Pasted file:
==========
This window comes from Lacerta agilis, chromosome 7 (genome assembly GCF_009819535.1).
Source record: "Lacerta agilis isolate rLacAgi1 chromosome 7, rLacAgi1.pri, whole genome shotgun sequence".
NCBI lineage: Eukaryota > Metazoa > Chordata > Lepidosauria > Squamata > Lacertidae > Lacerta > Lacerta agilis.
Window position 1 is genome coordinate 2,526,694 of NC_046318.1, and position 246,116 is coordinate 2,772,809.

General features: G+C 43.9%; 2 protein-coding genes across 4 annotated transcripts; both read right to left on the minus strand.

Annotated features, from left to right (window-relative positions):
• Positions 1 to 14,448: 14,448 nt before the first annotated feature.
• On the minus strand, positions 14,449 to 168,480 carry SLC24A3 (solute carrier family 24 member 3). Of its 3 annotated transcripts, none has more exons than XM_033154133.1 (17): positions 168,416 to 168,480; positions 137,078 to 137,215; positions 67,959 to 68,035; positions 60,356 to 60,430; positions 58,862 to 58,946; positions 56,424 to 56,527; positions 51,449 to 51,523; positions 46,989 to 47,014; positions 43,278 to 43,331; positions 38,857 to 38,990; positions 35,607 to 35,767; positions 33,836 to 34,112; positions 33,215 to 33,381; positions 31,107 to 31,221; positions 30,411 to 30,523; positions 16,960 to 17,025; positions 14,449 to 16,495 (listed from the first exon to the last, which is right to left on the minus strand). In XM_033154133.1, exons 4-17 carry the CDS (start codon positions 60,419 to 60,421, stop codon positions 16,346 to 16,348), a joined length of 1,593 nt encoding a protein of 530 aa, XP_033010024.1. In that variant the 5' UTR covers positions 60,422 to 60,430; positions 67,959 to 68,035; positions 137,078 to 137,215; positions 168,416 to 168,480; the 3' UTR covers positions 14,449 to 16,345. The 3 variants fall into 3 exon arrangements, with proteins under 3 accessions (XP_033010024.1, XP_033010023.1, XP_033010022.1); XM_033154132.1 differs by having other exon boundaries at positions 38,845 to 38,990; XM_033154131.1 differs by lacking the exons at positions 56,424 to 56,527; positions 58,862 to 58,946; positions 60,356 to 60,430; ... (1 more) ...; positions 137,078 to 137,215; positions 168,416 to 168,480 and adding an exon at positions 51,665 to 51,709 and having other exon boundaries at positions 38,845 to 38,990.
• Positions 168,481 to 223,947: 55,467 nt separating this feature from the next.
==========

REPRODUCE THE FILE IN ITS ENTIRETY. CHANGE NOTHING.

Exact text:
This window comes from Lacerta agilis, chromosome 7 (genome assembly GCF_009819535.1).
Source record: "Lacerta agilis isolate rLacAgi1 chromosome 7, rLacAgi1.pri, whole genome shotgun sequence".
NCBI lineage: Eukaryota > Metazoa > Chordata > Lepidosauria > Squamata > Lacertidae > Lacerta > Lacerta agilis.
Window position 1 is genome coordinate 2,526,694 of NC_046318.1, and position 246,116 is coordinate 2,772,809.

General features: G+C 43.9%; 2 protein-coding genes across 4 annotated transcripts; both read right to left on the minus strand.

Annotated features, from left to right (window-relative positions):
• Positions 1 to 14,448: 14,448 nt before the first annotated feature.
• On the minus strand, positions 14,449 to 168,480 carry SLC24A3 (solute carrier family 24 member 3). Of its 3 annotated transcripts, none has more exons than XM_033154133.1 (17): positions 168,416 to 168,480; positions 137,078 to 137,215; positions 67,959 to 68,035; positions 60,356 to 60,430; positions 58,862 to 58,946; positions 56,424 to 56,527; positions 51,449 to 51,523; positions 46,989 to 47,014; positions 43,278 to 43,331; positions 38,857 to 38,990; positions 35,607 to 35,767; positions 33,836 to 34,112; positions 33,215 to 33,381; positions 31,107 to 31,221; positions 30,411 to 30,523; positions 16,960 to 17,025; positions 14,449 to 16,495 (listed from the first exon to the last, which is right to left on the minus strand). In XM_033154133.1, exons 4-17 carry the CDS (start codon positions 60,419 to 60,421, stop codon positions 16,346 to 16,348), a joined length of 1,593 nt encoding a protein of 530 aa, XP_033010024.1. In that variant the 5' UTR covers positions 60,422 to 60,430; positions 67,959 to 68,035; positions 137,078 to 137,215; positions 168,416 to 168,480; the 3' UTR covers positions 14,449 to 16,345. The 3 variants fall into 3 exon arrangements, with proteins under 3 accessions (XP_033010024.1, XP_033010023.1, XP_033010022.1); XM_033154132.1 differs by having other exon boundaries at positions 38,845 to 38,990; XM_033154131.1 differs by lacking the exons at positions 56,424 to 56,527; positions 58,862 to 58,946; positions 60,356 to 60,430; ... (1 more) ...; positions 137,078 to 137,215; positions 168,416 to 168,480 and adding an exon at positions 51,665 to 51,709 and having other exon boundaries at positions 38,845 to 38,990.
• Positions 168,481 to 223,947: 55,467 nt separating this feature from the next.